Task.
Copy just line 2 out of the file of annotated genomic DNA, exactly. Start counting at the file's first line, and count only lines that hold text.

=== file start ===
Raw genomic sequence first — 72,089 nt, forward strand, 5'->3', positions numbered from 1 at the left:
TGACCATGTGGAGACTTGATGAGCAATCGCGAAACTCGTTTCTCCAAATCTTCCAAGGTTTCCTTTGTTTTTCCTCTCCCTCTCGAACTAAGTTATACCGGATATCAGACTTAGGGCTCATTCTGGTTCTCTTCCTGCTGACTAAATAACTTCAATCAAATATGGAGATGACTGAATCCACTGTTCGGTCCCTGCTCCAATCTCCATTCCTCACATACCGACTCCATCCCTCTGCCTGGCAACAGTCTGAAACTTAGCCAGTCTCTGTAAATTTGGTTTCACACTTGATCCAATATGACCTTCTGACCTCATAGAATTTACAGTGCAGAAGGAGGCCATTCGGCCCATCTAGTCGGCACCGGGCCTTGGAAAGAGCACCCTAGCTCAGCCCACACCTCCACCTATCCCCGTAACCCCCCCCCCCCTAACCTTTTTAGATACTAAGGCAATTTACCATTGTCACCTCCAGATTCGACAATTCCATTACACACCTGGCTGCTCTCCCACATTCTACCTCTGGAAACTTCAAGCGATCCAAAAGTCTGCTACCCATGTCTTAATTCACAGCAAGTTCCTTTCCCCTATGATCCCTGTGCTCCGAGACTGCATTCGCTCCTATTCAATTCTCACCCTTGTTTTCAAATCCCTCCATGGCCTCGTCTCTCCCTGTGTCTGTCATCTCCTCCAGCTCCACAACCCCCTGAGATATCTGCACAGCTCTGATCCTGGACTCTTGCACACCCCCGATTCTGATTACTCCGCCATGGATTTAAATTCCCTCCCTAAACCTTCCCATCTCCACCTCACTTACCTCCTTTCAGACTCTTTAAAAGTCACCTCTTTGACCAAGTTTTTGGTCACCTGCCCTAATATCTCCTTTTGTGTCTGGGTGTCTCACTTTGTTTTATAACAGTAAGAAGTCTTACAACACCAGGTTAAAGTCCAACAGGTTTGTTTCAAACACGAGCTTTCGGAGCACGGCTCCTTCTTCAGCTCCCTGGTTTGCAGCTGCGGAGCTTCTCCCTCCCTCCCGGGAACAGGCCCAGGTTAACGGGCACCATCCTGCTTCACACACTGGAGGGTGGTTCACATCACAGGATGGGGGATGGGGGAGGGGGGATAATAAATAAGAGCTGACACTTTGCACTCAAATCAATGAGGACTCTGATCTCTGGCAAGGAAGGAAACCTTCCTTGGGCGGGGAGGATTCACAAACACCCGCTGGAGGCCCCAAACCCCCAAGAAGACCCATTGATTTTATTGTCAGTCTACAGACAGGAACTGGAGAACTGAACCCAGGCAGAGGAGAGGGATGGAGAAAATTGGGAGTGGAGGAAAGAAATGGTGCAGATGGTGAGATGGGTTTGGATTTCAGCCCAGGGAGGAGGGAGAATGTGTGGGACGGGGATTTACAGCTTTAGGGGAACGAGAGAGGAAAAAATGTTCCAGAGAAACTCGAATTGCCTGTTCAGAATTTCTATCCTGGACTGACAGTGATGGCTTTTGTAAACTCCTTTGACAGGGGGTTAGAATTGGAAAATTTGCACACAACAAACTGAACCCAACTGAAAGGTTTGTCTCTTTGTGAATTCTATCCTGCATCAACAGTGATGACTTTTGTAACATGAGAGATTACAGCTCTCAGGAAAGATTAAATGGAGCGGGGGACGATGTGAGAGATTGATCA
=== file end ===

TGACCATGTGGAGACTTGATGAGCAATCGCGAAACTCGTTTCTCCAAATCTTCCAAGGTTTCCTTTGTTTTTCCTCTCCCTCTCGAACTAAGTTATACCGGATATCAGACTTAGGGCTCATTCTGGTTCTCTTCCTGCTGACTAAATAACTTCAATCAAATATGGAGATGACTGAATCCACTGTTCGGTCCCTGCTCCAATCTCCATTCCTCACATACCGACTCCATCCCTCTGCCTGGCAACAGTCTGAAACTTAGCCAGTCTCTGTAAATTTGGTTTCACACTTGATCCAATATGACCTTCTGACCTCATAGAATTTACAGTGCAGAAGGAGGCCATTCGGCCCATCTAGTCGGCACCGGGCCTTGGAAAGAGCACCCTAGCTCAGCCCACACCTCCACCTATCCCCGTAACCCCCCCCCCCCTAACCTTTTTAGATACTAAGGCAATTTACCATTGTCACCTCCAGATTCGACAATTCCATTACACACCTGGCTGCTCTCCCACATTCTACCTCTGGAAACTTCAAGCGATCCAAAAGTCTGCTACCCATGTCTTAATTCACAGCAAGTTCCTTTCCCCTATGATCCCTGTGCTCCGAGACTGCATTCGCTCCTATTCAATTCTCACCCTTGTTTTCAAATCCCTCCATGGCCTCGTCTCTCCCTGTGTCTGTCATCTCCTCCAGCTCCACAACCCCCTGAGATATCTGCACAGCTCTGATCCTGGACTCTTGCACACCCCCGATTCTGATTACTCCGCCATGGATTTAAATTCCCTCCCTAAACCTTCCCATCTCCACCTCACTTACCTCCTTTCAGACTCTTTAAAAGTCACCTCTTTGACCAAGTTTTTGGTCACCTGCCCTAATATCTCCTTTTGTGTCTGGGTGTCTCACTTTGTTTTATAACAGTAAGAAGTCTTACAACACCAGGTTAAAGTCCAACAGGTTTGTTTCAAACACGAGCTTTCGGAGCACGGCTCCTTCTTCAGCTCCCTGGTTTGCAGCTGCGGAGCTTCTCCCTCCCTCCCGGGAACAGGCCCAGGTTAACGGGCACCATCCTGCTTCACACACTGGAGGGTGGTTCACATCACAGGATGGGGGATGGGGGAGGGGGGATAATAAATAAGAGCTGACACTTTGCACTCAAATCAATGAGGACTCTGATCTCTGGCAAGGAAGGAAACCTTCCTTGGGCGGGGAGGATTCACAAACACCCGCTGGAGGCCCCAAACCCCCAAGAAGACCCATTGATTTTATTGTCAGTCTACAGACAGGAACTGGAGAACTGAACCCAGGCAGAGGAGAGGGATGGAGAAAATTGGGAGTGGAGGAAAGAAATGGTGCAGATGGTGAGATGGGTTTGGATTTCAGCCCAGGGAGGAGGGAGAATGTGTGGGACGGGGATTTACAGCTTTAGGGGAACGAGAGAGGAAAAAATGTTCCAGAGAAACTCGAATTGCCTGTTCAGAATTTCTATCCTGGACTGACAGTGATGGCTTTTGTAAACTCCTTTGACAGGGGGTTAGAATTGGAAAATTTGCACACAACAAACTGAACCCAACTGAAAGGTTTGTCTCTTTGTGAATTCTATCCTGCATCAACAGTGATGACTTTTGTAACATGAGAGATTACAGCTCTCAGGAAAGATTAAATGGAGCGGGGGACGATGTGAGAGATTGATCA